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New speed reduction measures will be installed on busy Sunderland Street UK News

New traffic calming measures to improve safety and tackle speeding on a road in Sunderland have been approved.

Sunderland City Council previously approved a policy to introduce new 20mph zones citywide in residential areas where problems have been identified.

One of those areas was Seaburn Dene in the Fulwell neighborhood, as the council’s investigations found vehicles routinely operated on main roads at over 30 mph during rush hour.

Council officers also confirmed that some high speeds reached the 46 mph-51 mph range.

To complete the proposed 20 mph zone, it was identified that pedestrians using Dovedale Road and surrounding streets would benefit from improvements to an existing pedestrian refuge.

This included upgrading the crossing point between Torver Crescent and Bampton Avenue with an “elevated speed table”, associated sidewalk / sidewalk modifications and new paving.

A report prepared for councilors this week said the existing zebra crossing is used by large numbers of students from nearby schools and residents accessing the main bus stop on Dovedale Road.

The report adds that the new speed table “would force drivers to comply with [new] Zone speed limit of 20 mph ”at the crossing point and“ ensure pedestrian safety ”.

As part of the legal process for the changes, a Traffic Control Order (TRO) for the 20 mph zone and an elevated speed table have been issued.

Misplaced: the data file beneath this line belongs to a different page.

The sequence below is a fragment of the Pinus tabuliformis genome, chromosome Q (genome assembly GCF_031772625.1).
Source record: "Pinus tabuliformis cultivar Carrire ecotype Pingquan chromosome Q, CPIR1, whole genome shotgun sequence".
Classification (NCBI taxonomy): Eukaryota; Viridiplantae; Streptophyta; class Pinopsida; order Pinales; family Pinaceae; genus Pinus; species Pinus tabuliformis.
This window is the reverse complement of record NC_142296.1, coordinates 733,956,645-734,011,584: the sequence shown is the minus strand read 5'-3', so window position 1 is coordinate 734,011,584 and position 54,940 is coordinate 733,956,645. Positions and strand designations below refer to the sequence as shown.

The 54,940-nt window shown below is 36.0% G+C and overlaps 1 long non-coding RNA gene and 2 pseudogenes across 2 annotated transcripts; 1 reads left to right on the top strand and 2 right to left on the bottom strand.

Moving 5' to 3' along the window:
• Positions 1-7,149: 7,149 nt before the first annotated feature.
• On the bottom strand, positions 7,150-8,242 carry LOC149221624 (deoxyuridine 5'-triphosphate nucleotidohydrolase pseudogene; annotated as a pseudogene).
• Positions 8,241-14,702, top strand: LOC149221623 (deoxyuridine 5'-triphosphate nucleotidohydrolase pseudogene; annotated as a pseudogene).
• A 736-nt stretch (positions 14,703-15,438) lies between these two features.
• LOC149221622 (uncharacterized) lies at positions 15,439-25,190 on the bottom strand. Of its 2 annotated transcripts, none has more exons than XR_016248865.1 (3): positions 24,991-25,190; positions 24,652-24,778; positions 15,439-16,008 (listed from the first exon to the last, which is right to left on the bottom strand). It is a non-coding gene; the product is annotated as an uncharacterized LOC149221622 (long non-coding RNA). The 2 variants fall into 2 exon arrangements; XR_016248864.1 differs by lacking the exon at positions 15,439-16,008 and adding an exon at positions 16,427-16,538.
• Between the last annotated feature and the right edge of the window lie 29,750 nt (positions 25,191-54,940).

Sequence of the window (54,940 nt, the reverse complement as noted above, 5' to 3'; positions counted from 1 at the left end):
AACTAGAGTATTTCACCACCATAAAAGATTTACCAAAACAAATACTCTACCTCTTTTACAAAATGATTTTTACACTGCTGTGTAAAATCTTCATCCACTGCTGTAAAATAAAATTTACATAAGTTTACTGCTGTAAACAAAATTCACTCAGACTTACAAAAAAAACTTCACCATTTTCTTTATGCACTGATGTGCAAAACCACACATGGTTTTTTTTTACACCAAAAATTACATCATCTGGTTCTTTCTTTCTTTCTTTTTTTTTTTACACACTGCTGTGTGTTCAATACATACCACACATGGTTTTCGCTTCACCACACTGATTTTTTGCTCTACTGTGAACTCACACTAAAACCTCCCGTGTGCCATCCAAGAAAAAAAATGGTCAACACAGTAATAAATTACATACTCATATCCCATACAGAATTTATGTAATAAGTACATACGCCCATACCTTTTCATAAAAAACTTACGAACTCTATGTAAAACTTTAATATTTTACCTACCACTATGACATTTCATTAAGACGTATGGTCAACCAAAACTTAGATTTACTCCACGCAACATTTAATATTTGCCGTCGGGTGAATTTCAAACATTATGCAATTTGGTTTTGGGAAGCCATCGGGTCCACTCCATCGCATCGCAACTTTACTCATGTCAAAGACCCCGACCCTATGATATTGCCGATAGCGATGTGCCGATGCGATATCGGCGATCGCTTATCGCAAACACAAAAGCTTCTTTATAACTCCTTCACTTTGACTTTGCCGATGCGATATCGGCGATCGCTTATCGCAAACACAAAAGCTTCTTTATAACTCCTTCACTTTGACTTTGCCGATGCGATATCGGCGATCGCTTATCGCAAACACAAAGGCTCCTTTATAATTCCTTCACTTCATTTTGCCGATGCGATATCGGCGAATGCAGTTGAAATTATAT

Due to one public objection, the proposed TRO was summoned to the council’s planning and roads committee for decision on Monday.

According to a statement included in a council report, the opponent had no problem with the 20 mph schedule, but objected to the speed chart, saying it would have a “direct impact” on their property.

Concerns included loss of property value and increased noise and emissions, due to more cars slowing down at the speed table.

The objector also said that there had been no accidents at the crossing point near Torver Crescent, indicating that the measures currently in place were “more than adequate”.

However, the city’s transportation department, responding in a report, said there was no evidence to suggest there would be a reduction in the value of the properties where the speed tables are located.

Engineering technician Stephen Dixon, speaking at the planning meeting at the Sunderland Civic Center this week, also highlighted the safety benefits of traffic calming measures.

He said: “What is worth highlighting is that yes there was no accident at this crossing which we are all very happy with.

“But as a board we’re sometimes criticized for waiting for accidents to happen and it’s a great opportunity to be proactive.

“Let’s not wait for someone to be hit or seriously injured and try to prevent that from happening before it happens.”

The position was shared by Councilors Stephen Foster and Steven Bewick, both of whom expressed their support at the meeting.

Cllr Bewick added: “I know the residents probably don’t want to [speed tables] outside of their property for whatever reason, but I think something like that, we should be encouraging more across town.

“I think it’s a good proposition.

After discussion, the councilors of the Planning and Roads Committee (East) agreed to reject the objection, in accordance with a recommendation from the council agents.

Following the decision, city officials will take “all necessary measures” to advance the traffic calming plan.

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